Elevation of Expression


The fifth annual Crescendo Celebration of Arts & Culture, presented by Hilton Head’s Office of Cultural Affairs, runs from Oct. 10 through Nov. 13. 

It’s the Lowcountry’s month-long showcase of talent, including musicians, storytellers and open art galleries. 

Crescendo will feature Grammy award-winning vocalists, Broadway performers, Latin American jazz masters, violin concertos, and local beloved talent in pop, blues, swing and the American songbook. 

Local Gullah history will be recounted through storytelling. 

With more than 100 scheduled events there’s plenty to do and to organize. 

Enter director Jenn McEwen. 

“The community is the best part of bringing Crescendo to the Lowcountry,” says McEwen, who joined the Cultural Affairs office in 2017. “How fun is it that my job is making sure there is more art, in more places?” 

Ensuring this creative initiative is successful requires a tenacious work ethic. First-hand experience in performance art is also valuable, and McEwen knows well what it takes to usher in a crowd. She holds an undergraduate degree in music and classical voice from the University of North Carolina at Greensboro, and a master’s in arts administration from the University of New Orleans. 


Earning the rightful reputation for “selling out a house,” McEwen worked more than nine years with Kenny Leon’s True Colors Theater Company in Atlanta, promoting, educating and providing a strong financial bottom line. 

Today, 11 dedicated artists representing various organizations, volunteer year-round with McEwen to make Crescendo a success. This council of artistic peers, community activists and diverse citizens meet at the start of each month, immediately following the close of the previous year’s celebration to begin again. Three months prior to the kickoff of the upcoming season, the committee moves to biweekly sessions.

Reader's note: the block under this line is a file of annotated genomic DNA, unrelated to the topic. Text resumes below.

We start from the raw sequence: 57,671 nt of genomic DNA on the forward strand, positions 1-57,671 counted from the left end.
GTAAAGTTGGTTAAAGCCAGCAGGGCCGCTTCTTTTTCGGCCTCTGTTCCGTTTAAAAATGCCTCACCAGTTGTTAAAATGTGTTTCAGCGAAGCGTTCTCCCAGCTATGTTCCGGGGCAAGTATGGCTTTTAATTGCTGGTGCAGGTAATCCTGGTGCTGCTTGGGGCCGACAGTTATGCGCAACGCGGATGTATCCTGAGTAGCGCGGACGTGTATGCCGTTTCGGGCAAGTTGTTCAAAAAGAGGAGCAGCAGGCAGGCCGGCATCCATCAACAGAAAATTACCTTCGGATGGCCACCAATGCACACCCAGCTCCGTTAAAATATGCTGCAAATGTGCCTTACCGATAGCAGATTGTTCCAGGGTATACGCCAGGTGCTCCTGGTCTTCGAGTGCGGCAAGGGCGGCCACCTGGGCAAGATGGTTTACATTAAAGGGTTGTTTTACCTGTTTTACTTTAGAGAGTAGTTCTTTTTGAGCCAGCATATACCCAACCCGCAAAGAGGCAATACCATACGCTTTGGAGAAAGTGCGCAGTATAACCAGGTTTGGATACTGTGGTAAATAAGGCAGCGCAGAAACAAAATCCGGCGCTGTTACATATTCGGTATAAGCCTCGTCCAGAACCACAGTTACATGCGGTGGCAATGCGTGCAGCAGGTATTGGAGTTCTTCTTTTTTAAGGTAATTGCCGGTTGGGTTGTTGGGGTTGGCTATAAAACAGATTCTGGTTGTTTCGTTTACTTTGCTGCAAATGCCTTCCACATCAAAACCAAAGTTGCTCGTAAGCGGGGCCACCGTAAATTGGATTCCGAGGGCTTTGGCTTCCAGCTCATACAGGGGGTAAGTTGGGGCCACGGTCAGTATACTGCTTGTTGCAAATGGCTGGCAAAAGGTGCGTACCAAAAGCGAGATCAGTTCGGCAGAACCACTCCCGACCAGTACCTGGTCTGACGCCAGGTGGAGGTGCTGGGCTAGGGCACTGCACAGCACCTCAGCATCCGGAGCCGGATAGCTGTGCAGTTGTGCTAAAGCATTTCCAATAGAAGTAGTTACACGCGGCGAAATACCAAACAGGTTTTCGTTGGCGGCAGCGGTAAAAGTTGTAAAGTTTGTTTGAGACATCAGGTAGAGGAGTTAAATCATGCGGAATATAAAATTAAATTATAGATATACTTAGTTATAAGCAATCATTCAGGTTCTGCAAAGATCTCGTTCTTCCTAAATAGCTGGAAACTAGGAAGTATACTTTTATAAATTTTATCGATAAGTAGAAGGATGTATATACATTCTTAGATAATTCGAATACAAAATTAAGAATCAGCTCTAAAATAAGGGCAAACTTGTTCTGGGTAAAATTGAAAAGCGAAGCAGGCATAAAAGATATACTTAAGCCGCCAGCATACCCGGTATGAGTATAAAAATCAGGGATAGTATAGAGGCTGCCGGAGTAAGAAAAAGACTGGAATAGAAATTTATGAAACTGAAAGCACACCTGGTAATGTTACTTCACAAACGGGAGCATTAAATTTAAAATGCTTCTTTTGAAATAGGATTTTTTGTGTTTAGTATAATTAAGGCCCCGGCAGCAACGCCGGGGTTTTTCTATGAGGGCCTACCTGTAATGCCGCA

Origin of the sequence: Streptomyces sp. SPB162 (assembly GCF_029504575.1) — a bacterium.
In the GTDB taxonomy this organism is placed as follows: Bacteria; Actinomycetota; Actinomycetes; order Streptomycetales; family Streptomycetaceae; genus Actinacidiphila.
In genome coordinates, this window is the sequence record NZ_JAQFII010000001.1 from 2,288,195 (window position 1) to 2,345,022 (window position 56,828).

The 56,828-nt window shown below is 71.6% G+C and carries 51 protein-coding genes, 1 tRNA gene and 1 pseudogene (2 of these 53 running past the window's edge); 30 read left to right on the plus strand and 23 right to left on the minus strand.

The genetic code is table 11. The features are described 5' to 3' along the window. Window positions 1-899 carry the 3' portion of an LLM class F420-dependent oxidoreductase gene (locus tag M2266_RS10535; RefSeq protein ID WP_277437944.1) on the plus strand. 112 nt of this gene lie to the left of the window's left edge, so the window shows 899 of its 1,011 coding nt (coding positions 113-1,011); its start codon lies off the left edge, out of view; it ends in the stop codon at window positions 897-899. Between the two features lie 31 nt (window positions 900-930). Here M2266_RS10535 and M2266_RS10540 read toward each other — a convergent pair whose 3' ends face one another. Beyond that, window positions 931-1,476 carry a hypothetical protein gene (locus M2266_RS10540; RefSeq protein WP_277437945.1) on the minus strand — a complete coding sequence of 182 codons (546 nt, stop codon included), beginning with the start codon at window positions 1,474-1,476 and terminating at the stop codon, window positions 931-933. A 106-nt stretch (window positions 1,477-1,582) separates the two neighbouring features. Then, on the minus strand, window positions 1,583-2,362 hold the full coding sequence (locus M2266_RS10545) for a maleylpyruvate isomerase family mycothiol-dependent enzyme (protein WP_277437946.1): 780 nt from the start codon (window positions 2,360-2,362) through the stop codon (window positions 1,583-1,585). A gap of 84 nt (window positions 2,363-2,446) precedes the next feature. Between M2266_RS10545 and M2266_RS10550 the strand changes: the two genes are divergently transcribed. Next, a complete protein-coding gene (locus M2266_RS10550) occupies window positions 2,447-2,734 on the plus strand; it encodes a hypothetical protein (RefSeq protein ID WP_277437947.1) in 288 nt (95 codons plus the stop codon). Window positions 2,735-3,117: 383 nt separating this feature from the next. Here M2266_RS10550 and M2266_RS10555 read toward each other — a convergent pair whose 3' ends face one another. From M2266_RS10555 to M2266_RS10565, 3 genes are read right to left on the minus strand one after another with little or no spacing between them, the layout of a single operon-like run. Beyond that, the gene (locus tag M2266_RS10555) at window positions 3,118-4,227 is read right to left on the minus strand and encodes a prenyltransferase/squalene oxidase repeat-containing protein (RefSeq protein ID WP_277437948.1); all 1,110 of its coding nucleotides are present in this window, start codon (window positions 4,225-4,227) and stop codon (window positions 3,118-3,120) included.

She is complimentary of the collaborative dedication to assisting committee members to work together to recruit sponsorships, plan programming, and craft a marketing plan. 

“These individuals’ mission is rooted in gathering people,” she says. “Our community is so generous with their time, especially when they’re also passionate about the arts.” 

The year of planning it requires to present a strong event schedule is comprised of identifying signature events and setting dates, followed by determining production logistics and marketing initiatives. 

“This year both the National Endowment for the Arts and South Arts provided grants supporting production costs of the Hilton Head Lantern Parade,” says McEwen. 


T-Mobile’s grant will back the closing night’s Lantern Parade. Community members construct lanterns in advance to be part of the town’s largest and most enchanting temporary public art displays on the island. 

“The Hilton Head Island-Bluffton Chamber of Commerce is also a great partner,” says McEwen. 

The Arts Center of Coastal Carolina, Coastal Discovery Museum and Hilton Head Symphony Orchestra plan their performances and exhibits approximately 18 to 24 months in advance, according to McEwen. 

Musicians and artists for the Lantern parade are typically reserved in the same time-frame. 

“It’s getting to put worthy organizations on display and up on a pedestal to show all their good work,” says McEwen. 

McEwen stresses collaboration across the arts and cultural community is imperative to successfully present Crescendo and similar creative endeavors throughout the region. Under her guided ingenuity, she can put worthy organizations on display to show their good work. 

“We are being as responsible as possible, so we can still create and bring the community together,” says McEwen of recognizing COVID risks, with many events being held outdoors. 

Volunteer support is always appreciated. 

“We could not make these events happen without many, many volunteers,” she says. “Volunteers make the cultural world go ‘round.” 

For more on Crescendo, visit culturehhi.org